What Am I Tasting?

This mouthwatering white has nectarine, lychee, spice, mineral and floral notes ... Play the game!

October 01, 2021

Our blind tasting game—without the tasting! Can you identify a wine just by reading its tasting note? We post real Wine Spectator reviews. You use clues such as color, aromas, flavors and structure to figure out the grape, age and origin. Good luck!

Tasting Note: Lightly mouthwatering and finely balanced, with a zesty undertow of ground cardamom and white pepper notes that show hints of stone and smoke, revealing lush layers of ripe nectarine, lychee and pink grapefruit granita.

And the answer is...


Our mystery wine displays lush stone fruit, grapefruit and lychee notes with minerally, spicy and smoky accents, all supported by lightly mouthwatering acidity. Let’s figure out what it is!

We can begin by eliminating Sauvignon Blanc. Sauvignon Blancs can show our wine’s grapefruit, nectarine and mineral notes, but these are often joined by passion fruit, lime and gooseberry flavors with grassy, vegetal accents and high levels of bright acidity.

Chenin Blancs can have mineral notes and floral accents. But these tend to accompany rich orchard fruit, bread and honey flavors. This doesn’t sound right either.

Pinot Gris, aka Pinot Grigio, can make whites with zesty stone fruit, citrus and stone notes. While this sounds like our wine, it would be unusual for a Pinot Gris to display lychee, cardamom and smoke. Let’s move on.

Like our wine, Albariños mix citrus and stone fruit notes with spicy, minerally accents. However, we are missing Albariño’s distinctive saline and nut notes, as well as its high levels of tangy acidity. Maybe another grape works better?

Gewürztraminer makes highly aromatic white wines with zesty citrus, stone fruit and floral notes backed by spice, smoke and minerality. These are often joined by a distinctive lychee accent and low to moderate levels of acidity. It looks like we have a match!

This wine is a Gewürztraminer.

Country or Region of Origin

While Gewürztraminer is planted around the world, especially in cooler regions, it would be difficult to find it growing in Spain. A few wineries grow Gewürztraminer in South Africa, but the grape isn’t nearly as significant there as white varieties like Chardonnay, Chenin Blanc, Colombard and Sauvignon Blanc. There are some Gewürztraminer vines in New Zealand as well, but that country is far more focused on Sauvignon Blanc, Chardonnay and Pinot Gris. Though it’s still not a major grape for the region, Gewürztraminer is becoming increasingly popular in Oregon, where it makes rich versions with luscious honey, cream, candied fruit and pineapple notes. Gewürztraminer does have a strong foothold in France. French Gewürztraminers are made in a range of styles and sweetness levels, and often display moderate levels of acidity with balanced spice, stone fruit, citrus and mineral notes. This sounds like what we’re looking for!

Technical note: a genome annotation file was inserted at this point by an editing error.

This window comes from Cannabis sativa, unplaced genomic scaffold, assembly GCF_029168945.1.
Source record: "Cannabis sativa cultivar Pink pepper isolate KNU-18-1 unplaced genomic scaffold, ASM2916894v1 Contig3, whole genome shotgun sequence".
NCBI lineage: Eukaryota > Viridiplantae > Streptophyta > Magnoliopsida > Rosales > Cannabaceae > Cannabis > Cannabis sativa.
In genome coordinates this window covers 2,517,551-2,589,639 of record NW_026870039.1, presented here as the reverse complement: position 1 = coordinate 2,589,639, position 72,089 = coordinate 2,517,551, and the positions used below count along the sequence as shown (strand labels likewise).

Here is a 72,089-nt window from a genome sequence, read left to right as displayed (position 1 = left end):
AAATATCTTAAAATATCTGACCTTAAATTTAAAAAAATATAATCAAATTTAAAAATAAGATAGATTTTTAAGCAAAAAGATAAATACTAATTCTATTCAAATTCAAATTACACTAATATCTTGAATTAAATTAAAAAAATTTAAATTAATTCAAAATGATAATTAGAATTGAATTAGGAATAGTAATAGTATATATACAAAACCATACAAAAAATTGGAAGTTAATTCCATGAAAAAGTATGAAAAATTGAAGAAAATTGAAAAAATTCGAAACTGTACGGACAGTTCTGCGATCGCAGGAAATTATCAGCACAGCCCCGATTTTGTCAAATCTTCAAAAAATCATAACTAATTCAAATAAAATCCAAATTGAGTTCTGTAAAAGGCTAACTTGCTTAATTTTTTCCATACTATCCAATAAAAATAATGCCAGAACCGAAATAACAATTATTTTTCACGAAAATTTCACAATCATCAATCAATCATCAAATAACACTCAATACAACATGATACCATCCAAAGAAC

This Gewürztraminer is from France.


We know that our Gewürztraminer is from France, so we can eliminate New Zealand’s Marlborough, Spain’s Rías Baixas, South Africa’s Swartland and Oregon’s Willamette Valley. This leaves us with the French appellations of Alsace and Pouilly-Fumé. Located in the Loire Valley, Pouilly-Fumé is well-known for its crisp and minerally whites, which are made exclusively from Sauvignon Blanc. Several white grapes are grown in Alsace, including Riesling, Muscat, Pinot Gris and Gewürztraminer. The region’s Gewürztraminers tend to display complex profiles of floral, spice and lychee notes.

This Gewürztraminer is from Alsace.


Our Gewürztraminer is still mouthwatering with lively fruit notes, so it’s likely on the younger side. And Alsatian winemakers tend not to age their Gewürztraminers for very long, so let’s look at Alsace’s most recent vintages to figure out our wine’s age. Spring started cold with some frost in 2019, resulting in Gewürztraminers with citrus, pepper and stony mineral notes, all lifted by moderate levels of acidity. Sunny, warm weather helped ripen grapes in 2018, making for creamy Gewürztraminers with baked fruit and honey notes. Frost challenged Alsace’s wineries in 2017, and that year yielded rich Gewürztraminers with lemon, orange and ginger notes. 2019’s Gewürztraminers seem closest to the mark.

This Gewürztraminer is from the 2019 vintage, making it two years old.


This is the Weinbach Gewürztraminer Alsace Cuvée Laurence 2019, which scored 92 points in 2021. It retails for $50, and 80 cases were imported. For more on Alsace’s wines, read senior editor Alison Napjus’ tasting report, “Extreme Alsace,” in the May 31, 2018, issue of Wine Spectator.

—Taylor McBride, assistant editor